When students finish, have groups/individuals share in a whole-class discussion. If needed, offer additional accomplishments for the students to consider (see ‘Accomplishments of Thomas Jefferson handout teacher sample’). Determine whether there are differences in the placement and presence of accomplishments on their organizers, and if so, discuss why.

    Then, ask students why they think Jefferson was able to do so much. Ask them if it was due to Jefferson’s wealth or birth, his good fortune and genius, or something else. Finally, give students a few minutes to brainstorm and record all possible explanations for why Jeffeson was able to accomplish so much. Discuss these responses, time permitting.

  3. 40 minutes
    Group Source Analysis Work: Explain to students that they will investigate Thomas Jefferson’s youth for clues on what made him successful. This information will help students learn how to better achieve their own goals. Then, divide students into groups of four. Each group of students will work at a stations area (pod of desks, area of room) with a series of documents (see Central Virginia and Williamsburg source packets). Each student must select a unique document from other students in the group and analyze the document on his/her own by reading and completing the first section of the Source Analysis Sheet (handout #3) . Explain that not every document will be consulted in the group, and that is ok. Then, each group member must share his/her analysis with the rest of the group and complete the last question for each station area.

    When students complete the first station area, have them rotate to the second station area. Note: In large classes, it is advisable to set up multiple “Central Virginia” and “Williamsburg” Station areas to maintain groups of four or fewer students.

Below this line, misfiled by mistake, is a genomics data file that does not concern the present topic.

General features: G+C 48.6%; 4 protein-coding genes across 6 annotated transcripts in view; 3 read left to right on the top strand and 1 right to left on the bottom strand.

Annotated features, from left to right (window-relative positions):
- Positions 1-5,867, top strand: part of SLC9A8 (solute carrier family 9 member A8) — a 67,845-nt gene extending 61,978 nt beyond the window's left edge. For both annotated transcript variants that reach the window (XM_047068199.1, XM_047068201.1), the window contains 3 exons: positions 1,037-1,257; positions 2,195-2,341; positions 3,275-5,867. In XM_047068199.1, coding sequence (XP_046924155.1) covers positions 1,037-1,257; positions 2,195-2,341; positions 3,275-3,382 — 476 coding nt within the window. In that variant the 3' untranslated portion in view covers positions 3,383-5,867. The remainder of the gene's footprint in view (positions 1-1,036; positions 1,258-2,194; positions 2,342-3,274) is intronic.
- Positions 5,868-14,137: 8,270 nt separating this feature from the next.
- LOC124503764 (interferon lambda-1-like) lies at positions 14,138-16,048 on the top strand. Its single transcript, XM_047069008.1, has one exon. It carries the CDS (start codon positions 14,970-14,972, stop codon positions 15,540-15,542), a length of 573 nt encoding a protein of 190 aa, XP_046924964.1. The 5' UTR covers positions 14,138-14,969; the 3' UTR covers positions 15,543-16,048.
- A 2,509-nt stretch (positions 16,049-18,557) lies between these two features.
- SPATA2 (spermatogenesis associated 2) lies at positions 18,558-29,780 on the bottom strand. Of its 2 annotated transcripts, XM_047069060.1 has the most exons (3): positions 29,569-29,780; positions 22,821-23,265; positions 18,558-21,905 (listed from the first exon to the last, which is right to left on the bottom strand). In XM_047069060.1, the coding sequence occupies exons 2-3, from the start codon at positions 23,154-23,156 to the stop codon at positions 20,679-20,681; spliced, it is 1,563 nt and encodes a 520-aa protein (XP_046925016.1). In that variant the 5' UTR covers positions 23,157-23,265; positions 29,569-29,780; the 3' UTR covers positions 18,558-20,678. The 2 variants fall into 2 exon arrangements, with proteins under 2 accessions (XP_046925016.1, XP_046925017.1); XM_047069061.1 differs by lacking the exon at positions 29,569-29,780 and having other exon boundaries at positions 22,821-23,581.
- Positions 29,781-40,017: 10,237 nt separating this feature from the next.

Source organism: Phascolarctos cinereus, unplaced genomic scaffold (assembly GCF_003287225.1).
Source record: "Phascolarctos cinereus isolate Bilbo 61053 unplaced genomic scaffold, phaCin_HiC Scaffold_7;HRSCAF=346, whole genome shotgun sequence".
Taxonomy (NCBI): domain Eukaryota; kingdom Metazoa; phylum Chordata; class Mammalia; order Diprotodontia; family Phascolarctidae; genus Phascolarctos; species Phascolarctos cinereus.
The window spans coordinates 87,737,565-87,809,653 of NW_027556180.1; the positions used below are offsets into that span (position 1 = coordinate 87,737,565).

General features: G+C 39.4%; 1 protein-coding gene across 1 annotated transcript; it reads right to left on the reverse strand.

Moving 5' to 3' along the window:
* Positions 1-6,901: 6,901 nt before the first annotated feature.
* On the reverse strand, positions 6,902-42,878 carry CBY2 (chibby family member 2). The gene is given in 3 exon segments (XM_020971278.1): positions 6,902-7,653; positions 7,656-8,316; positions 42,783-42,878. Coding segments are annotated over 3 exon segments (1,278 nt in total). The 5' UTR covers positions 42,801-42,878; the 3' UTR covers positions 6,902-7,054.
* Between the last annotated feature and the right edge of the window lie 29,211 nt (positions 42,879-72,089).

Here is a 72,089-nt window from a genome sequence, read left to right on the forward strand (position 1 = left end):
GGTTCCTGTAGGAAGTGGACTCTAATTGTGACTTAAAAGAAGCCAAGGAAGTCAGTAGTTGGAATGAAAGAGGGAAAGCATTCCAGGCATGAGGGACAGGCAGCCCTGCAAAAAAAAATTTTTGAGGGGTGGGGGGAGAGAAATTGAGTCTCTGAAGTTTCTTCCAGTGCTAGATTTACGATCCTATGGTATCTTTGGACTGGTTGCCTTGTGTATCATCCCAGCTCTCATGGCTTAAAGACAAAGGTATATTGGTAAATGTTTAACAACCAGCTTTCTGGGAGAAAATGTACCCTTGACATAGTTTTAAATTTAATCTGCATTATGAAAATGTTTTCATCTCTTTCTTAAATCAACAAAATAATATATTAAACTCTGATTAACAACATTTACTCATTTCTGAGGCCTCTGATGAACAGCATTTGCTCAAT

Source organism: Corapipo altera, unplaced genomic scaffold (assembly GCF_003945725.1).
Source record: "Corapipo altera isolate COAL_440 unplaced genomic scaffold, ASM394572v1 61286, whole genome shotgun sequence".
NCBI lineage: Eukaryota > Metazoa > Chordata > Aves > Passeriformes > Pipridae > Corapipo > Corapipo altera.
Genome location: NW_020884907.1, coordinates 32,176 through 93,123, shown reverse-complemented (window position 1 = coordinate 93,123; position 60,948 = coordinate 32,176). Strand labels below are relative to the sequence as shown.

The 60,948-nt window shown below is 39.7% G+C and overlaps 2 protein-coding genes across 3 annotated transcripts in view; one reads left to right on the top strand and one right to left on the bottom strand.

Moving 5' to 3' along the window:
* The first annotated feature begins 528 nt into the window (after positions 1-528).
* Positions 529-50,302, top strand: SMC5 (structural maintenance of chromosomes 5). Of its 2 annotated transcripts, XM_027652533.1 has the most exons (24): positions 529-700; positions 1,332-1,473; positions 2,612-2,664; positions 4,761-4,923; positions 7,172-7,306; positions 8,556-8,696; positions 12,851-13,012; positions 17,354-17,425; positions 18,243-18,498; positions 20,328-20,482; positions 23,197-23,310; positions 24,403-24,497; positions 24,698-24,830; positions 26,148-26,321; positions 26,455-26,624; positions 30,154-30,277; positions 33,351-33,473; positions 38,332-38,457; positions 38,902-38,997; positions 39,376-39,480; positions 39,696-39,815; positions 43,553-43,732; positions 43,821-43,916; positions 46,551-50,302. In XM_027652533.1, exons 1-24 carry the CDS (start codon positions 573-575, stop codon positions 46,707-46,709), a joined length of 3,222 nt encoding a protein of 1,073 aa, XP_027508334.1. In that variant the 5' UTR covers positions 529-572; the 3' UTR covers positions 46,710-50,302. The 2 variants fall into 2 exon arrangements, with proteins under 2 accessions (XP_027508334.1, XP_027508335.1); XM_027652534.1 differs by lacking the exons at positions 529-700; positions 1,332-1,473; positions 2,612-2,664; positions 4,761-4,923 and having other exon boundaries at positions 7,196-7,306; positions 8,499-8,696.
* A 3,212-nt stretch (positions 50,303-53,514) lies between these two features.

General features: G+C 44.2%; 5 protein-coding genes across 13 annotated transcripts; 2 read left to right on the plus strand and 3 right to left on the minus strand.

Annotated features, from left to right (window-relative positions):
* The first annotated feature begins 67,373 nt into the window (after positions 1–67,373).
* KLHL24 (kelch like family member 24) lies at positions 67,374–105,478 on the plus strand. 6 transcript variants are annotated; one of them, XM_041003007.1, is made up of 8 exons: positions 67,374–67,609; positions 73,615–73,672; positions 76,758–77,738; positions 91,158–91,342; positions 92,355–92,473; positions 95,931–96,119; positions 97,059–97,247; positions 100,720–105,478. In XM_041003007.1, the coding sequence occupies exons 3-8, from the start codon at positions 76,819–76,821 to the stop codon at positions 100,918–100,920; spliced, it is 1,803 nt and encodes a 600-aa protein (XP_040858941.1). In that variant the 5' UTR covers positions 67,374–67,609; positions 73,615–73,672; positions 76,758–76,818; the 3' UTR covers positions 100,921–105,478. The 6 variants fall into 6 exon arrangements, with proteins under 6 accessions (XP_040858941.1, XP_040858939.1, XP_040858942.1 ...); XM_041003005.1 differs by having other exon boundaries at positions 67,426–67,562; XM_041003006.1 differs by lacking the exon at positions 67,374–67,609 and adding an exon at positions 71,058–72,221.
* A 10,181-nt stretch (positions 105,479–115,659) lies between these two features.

4. 5 minutes
    Silent, independent reflection: Have students return to their seats and instruct them to complete the top portion wrap-up on the back of the ‘Goals and Aspirations’ (handout #1).
  5. 15 minutes
    Discussion: Moderate a whole-class discussion on the student’s research findings. Ask students what generalizations they can make about Jefferson’s childhood. Ask students if anything surprised them about his early life. Then, as a class, brainstorm and create a list of possible explanations for Jefferson’s many accomplishments in life. If students do not consider some factors, provide them, such as Jefferson’s reliance on friends, his weathering hardships, his insistence on learning, his ability to moderate hard work with relaxation and fun, and his optimism for the future.If students have additional time at the end of class, give an extension activity by asking students to create a handbook for success as if they were Thomas Jefferson writing to a modern audience of their peers.
  6. 5 minutes
    Wrap up: As an exit card, have students complete the botton of the ‘Goals and Aspirations’ (handout #1) sheet on their own.

Related Assets

Handouts and Downloads



Assign the Thomas Jefferson handbook guide activity for students who did not complete this activity during class if you wish.


Collect and grade ‘Goals and Aspirations’ handout for formative assessment. Have students complete an essay prompt on Jefferson’s accomplishments and the ways in which his life can help us achieve our own goals as a summative assessment. Require students to cite at least three pieces of evidence when crafting their arguments.


Accommodations – Students with Special Needs

The station packets can be modified to consist exclusively of visual documents for English Language Learners and students with disabilities. For students or classes struggling to accurately interpret primary documents, teachers can replace stations independent time with direct instruction or modeling the analysis of one source as a class.

Accommodations – Advanced Learners

Students may be asked to analyze more than one source at each station. Students who are proficient at analysing documents may be asked to find their own additional documents to supplement the sources at each station. Finally, students who work at a faster rate may be asked to complete an extension anchor activity. Ask students to develop a guidebook for achieving one’s personal goals. Instruct students to write the guidebook from the viewpoint of Thomas Jefferson speaking to a modern audience.